The visit of United States President Barack Obama to India, as the first American leader to be chief guest at the Republic Day parade, has raised high expectations.
Perhaps too high, as the difficulties that bedevil the United States-India bilateral relationship are difficult indeed to overcome.
While the two countries retain a common view of the world in many ways, and the desire to balance a rising China remains the unspoken lynchpin of ever stronger co-operation between New Delhi and Washington, the many roadblocks in the path cannot be wished away -- especially since these obstacles are essentially a product of bureaucratic slowness and contradictions that are inherent to both capitals.
This, for example, has prevented realisation of potential benefits from the United States-India civilian nuclear agreement -- which certainly exists on paper, but in the absence of enabling last-mile regulations, especially on liability, has not translated into more investments on the ground.
For India, there are several issues on the table.
The long-smouldering demand for a ‘totalisation agreement’, which would ensure that Indian companies do not have to contribute to United States social security for the employees that they send to that country, is one such.
Chief Economic Advisor Arvind Subramanian described these payouts as $3 billion worth of ‘involuntary aid’ from Indians to the United States government.
Several agreements to rule out such contributions have been signed by the United States, and so India thinks it has a good case.
However, all existing totalisation agreements are between the United States and a high-income country that has high-level social security nets and similarly high contributions, and so the United States continues to be resistant to making an exception for India.
But the unfairness of not extending the coverage of such an agreement to India is too obvious to be ignored.
This must be addressed.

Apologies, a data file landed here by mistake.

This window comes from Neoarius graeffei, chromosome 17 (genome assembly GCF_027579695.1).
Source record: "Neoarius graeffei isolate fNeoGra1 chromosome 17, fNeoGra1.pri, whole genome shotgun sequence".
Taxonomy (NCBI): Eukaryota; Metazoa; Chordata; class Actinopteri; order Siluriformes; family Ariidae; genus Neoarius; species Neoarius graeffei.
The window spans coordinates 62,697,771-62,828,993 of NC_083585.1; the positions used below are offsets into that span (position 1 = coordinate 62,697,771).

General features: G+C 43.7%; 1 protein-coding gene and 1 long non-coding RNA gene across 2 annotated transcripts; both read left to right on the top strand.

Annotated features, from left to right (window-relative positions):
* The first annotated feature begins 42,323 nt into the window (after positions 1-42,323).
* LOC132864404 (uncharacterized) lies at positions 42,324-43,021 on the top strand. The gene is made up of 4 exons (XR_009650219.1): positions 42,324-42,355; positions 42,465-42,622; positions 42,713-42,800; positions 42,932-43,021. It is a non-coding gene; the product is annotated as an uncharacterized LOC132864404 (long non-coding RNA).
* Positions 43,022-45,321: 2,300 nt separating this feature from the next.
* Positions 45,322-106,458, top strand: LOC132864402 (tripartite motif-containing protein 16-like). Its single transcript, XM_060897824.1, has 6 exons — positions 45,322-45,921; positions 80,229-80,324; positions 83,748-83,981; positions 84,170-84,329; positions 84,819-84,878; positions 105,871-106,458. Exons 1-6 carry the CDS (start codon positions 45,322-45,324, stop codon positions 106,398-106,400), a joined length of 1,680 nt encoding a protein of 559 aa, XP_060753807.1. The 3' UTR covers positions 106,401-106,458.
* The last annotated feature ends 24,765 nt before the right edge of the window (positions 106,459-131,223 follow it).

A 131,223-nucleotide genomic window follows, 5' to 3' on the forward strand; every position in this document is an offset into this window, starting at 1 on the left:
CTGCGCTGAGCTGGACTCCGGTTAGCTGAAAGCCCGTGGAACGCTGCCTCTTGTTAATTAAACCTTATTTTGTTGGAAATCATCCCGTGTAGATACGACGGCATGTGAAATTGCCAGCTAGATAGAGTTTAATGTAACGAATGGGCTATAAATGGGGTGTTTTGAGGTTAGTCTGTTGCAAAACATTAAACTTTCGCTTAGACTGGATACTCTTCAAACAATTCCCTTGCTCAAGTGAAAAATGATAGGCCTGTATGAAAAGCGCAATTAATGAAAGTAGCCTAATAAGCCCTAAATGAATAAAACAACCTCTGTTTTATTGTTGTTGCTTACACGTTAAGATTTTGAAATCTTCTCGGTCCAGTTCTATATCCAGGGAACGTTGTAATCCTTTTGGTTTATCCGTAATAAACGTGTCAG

Trade issues are also worth pointing out.
The two countries have resolved issues on food security at the World Trade Organization.
But that is not enough.
The United States’ focus is on grand regional trading blocs at the moment, like the Trans-Pacific Partnership.
These will enable harmonisation of regulations across various jurisdictions.
Increasingly, trade enhancement is not about lowering tariff barriers, but dismantling such regulatory barriers.
India has been left behind on this.
Its best chance is to focus on market access for Indian agriculture, a joint group with a time-bound instruction to harmonise agricultural standards, and to push the United States towards a renewed focus on the global trading system and the Doha Round that India itself did much to slow down.
Now that the United States is emerging from recession, the anti-trade and anti-‘outsourcing’ sentiment that builds up there at times of slow growth may organically die down.
However, in the end, even incremental progress on such issues may not be enough.
When two countries are stuck in a rut such as India and the United States are, a big push is needed to get them out of it.
The two bureaucracies have to be reminded of the strategic value of their partnership, so that the relationship is not bogged down by transactional haggling.
Perhaps, in this respect, a giant step forward in terms of defence co-operation is the best bet.
The atmosphere will undoubtedly be cordial.
But a solid shift in orientation in both countries will need more than that. And once that happens, many other negotiations should fall into place.